The Iowa state House on Thursday passed a bill banning abortions after 20 weeks of pregnancy based on significant scientific evidence showing unborn children feel pain during an abortion.
“We have talked much in this chamber in recent weeks about the well-being of the care of animals in Iowa from doves to livestock,” said Republican Rep. Mary Ann Hanusa said during the debate, according to the Des Moines Register. “I would certainly hope that protecting the well-being of a 20-week-old unborn child and shielding it from the agony and painful death of an abortion would be at least as important topic of conversation.”
Democrats opposed the bill and claimed unborn children live in a sleep-like state of unconsciuosness that makes it so they don’t experience pain in the womb. Others said they opposed the bill because it would place limits on late abortions.
Rep. Walt Rogers, a Republican, also supported the bill and said he converted to the pro-life position after his wife was pregnancy and he felt his baby kick and move.
“It was the coolest moment in my life to feel my child inside my wife’s stomach,” Rogers said.
The bill now heads to the state Senate, where the Register says Sen. Majority Leader Michael Gronstal, a Democrat, has promised to allow the bill to move through the committee process. If senators pass the legislation, it will go to pro-life Gov. Terry Branstad, who has promised to sign the measure into law.
Rep. Chris Hagenow, a Windsor Heights Republican sponsoring the bill, says legislators have been working for weeks on the bill to ensure that it doesn’t run into any constitutional issues should abortion advocates take it to court. In Nebraska, the first state to pass a fetal pain-based abortion ban, pro-abortion groups have not filed a lawsuit against it.
The bill is designed in part to prevent late-term abortion practitioner Leroy Carhart from moving his abortion business from the Omaha, Nebraska area to Iowa, as he has considered. After the Nebraska bill passed, he was forced to start working part-time for an abortion business in Maryland where he can do the late abortions he had been doing in Nebraska.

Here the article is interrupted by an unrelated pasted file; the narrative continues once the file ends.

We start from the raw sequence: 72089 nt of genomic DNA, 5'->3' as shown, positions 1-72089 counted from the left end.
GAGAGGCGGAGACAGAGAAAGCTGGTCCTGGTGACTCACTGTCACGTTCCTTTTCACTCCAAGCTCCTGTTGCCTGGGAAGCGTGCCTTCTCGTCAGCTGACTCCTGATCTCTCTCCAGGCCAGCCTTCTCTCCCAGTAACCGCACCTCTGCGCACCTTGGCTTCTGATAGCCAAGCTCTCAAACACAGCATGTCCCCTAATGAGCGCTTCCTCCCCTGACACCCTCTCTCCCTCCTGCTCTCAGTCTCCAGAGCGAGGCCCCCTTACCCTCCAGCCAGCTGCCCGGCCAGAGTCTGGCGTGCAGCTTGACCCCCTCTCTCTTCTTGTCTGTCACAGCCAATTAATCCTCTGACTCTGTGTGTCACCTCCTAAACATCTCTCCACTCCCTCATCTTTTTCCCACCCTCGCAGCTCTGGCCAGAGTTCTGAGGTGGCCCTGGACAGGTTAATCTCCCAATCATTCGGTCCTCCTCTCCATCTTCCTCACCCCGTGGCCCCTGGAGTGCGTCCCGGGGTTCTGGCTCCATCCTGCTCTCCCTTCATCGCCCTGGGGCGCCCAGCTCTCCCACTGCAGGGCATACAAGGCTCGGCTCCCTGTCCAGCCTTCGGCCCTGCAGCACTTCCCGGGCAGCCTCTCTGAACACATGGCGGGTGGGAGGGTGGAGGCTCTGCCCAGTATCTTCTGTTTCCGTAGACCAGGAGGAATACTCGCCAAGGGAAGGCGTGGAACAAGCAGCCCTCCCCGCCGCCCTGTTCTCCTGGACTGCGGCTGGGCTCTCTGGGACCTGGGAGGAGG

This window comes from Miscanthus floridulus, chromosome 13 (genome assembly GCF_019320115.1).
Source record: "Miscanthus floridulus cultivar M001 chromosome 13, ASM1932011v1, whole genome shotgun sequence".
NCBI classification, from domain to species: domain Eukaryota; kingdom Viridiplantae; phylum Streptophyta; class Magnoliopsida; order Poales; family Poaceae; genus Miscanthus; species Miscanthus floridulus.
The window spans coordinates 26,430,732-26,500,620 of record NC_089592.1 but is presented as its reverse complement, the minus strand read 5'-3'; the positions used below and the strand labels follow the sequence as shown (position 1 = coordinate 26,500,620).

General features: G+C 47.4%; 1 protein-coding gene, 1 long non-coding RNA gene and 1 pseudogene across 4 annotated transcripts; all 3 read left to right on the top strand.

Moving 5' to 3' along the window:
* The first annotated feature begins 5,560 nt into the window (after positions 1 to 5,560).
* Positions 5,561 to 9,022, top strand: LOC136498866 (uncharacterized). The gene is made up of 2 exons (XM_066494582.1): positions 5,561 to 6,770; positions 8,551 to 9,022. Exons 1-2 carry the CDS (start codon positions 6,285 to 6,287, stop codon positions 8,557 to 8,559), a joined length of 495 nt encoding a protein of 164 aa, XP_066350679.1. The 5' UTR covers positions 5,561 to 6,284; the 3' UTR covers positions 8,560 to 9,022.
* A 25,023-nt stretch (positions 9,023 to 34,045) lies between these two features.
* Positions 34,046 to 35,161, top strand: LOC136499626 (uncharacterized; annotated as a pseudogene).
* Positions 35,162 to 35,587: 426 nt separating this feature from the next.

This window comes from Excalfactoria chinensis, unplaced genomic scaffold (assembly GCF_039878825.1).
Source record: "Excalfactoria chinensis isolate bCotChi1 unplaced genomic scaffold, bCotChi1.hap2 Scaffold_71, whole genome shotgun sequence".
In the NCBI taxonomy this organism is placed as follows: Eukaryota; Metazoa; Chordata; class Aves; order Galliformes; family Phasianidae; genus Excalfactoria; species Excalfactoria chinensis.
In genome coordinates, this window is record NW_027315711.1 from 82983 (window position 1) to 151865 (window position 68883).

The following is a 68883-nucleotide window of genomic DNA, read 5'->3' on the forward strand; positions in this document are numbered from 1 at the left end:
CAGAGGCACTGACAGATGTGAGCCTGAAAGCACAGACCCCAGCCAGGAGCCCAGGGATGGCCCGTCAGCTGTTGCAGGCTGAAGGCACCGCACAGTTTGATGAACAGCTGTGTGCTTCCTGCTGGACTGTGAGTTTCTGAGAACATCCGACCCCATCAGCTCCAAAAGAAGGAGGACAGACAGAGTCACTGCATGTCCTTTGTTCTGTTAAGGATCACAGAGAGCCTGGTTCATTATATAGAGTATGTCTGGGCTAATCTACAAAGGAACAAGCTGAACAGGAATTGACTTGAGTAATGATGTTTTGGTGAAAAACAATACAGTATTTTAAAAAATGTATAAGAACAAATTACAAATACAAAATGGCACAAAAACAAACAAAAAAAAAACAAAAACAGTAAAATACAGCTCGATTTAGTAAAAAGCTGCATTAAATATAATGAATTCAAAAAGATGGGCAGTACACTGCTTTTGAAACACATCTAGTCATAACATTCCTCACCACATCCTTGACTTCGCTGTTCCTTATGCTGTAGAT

The science behind the concept of fetal pain is fully established and Dr. Steven Zielinski, an internal medicine physician from Oregon, is one of the leading researchers into it. He first published reports in the 1980s to validate research show evidence for it.
He has testified before Congress that an unborn child could feel pain at “eight-and-a-half weeks and possibly earlier” and that a baby before birth “under the right circumstances, is capable of crying.”
He and his colleagues Dr. Vincent J. Collins and Thomas J. Marzen were the first top researchers to point to fetal pain decades ago. Collins, before his death, was Professor of Anesthesiology at Northwestern University and the University of Illinois and author of Principles of Anesthesiology, one of the leading medical texts on the control of pain.
“The functioning neurological structures necessary to suffer pain are developed early in a child’s development in the womb,” they wrote.
“Functioning neurological structures necessary for pain sensation are in place as early as 8 weeks, but certainly by 13 1/2 weeks of gestation. Sensory nerves, including nociceptors, reach the skin of the fetus before the 9th week of gestation. The first detectable brain activity occurs in the thalamus between the 8th and 10th weeks. The movement of electrical impulses through the neural fibers and spinal column takes place between 8 and 9 weeks gestation. By 13 1/2 weeks, the entire sensory nervous system functions as a whole in all parts of the body,” they continued.
With Zielinski and his colleagues the first to provide the scientific basis for the concept of fetal pain, Dr. Kanwaljeet Anand of the University of Arkansas Medical Center has provided further research to substantiate their work.
“The neural pathways are present for pain to be experienced quite early by unborn babies,” explains Steven Calvin, M.D., perinatologist, chair of the Program in Human Rights Medicine, University of Minnesota, where he teaches obstetrics.